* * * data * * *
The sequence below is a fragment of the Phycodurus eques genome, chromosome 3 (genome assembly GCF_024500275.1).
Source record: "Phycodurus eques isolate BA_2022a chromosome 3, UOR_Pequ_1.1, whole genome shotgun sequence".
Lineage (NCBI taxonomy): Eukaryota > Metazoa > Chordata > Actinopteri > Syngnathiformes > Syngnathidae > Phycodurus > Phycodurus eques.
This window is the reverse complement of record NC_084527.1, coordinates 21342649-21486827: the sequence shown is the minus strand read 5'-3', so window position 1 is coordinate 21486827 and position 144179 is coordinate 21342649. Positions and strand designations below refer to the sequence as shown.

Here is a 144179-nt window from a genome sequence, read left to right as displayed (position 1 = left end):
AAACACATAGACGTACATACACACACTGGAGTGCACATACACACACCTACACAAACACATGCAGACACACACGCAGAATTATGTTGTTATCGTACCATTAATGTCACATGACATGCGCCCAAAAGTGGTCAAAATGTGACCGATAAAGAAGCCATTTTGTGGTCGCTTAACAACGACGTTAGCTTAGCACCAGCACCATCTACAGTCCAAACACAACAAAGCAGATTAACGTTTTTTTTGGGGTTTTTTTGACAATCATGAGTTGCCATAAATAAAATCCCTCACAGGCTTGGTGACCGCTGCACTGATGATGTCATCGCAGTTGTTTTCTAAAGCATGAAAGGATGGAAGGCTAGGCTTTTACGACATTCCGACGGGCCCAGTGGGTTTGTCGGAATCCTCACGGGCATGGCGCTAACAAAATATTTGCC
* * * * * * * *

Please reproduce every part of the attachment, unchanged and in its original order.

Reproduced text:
The sequence below is a fragment of the Phycodurus eques genome, chromosome 3 (genome assembly GCF_024500275.1).
Source record: "Phycodurus eques isolate BA_2022a chromosome 3, UOR_Pequ_1.1, whole genome shotgun sequence".
Lineage (NCBI taxonomy): Eukaryota > Metazoa > Chordata > Actinopteri > Syngnathiformes > Syngnathidae > Phycodurus > Phycodurus eques.
This window is the reverse complement of record NC_084527.1, coordinates 21342649-21486827: the sequence shown is the minus strand read 5'-3', so window position 1 is coordinate 21486827 and position 144179 is coordinate 21342649. Positions and strand designations below refer to the sequence as shown.

Here is a 144179-nt window from a genome sequence, read left to right as displayed (position 1 = left end):
AAACACATAGACGTACATACACACACTGGAGTGCACATACACACACCTACACAAACACATGCAGACACACACGCAGAATTATGTTGTTATCGTACCATTAATGTCACATGACATGCGCCCAAAAGTGGTCAAAATGTGACCGATAAAGAAGCCATTTTGTGGTCGCTTAACAACGACGTTAGCTTAGCACCAGCACCATCTACAGTCCAAACACAACAAAGCAGATTAACGTTTTTTTTGGGGTTTTTTTGACAATCATGAGTTGCCATAAATAAAATCCCTCACAGGCTTGGTGACCGCTGCACTGATGATGTCATCGCAGTTGTTTTCTAAAGCATGAAAGGATGGAAGGCTAGGCTTTTACGACATTCCGACGGGCCCAGTGGGTTTGTCGGAATCCTCACGGGCATGGCGCTAACAAAATATTTGCC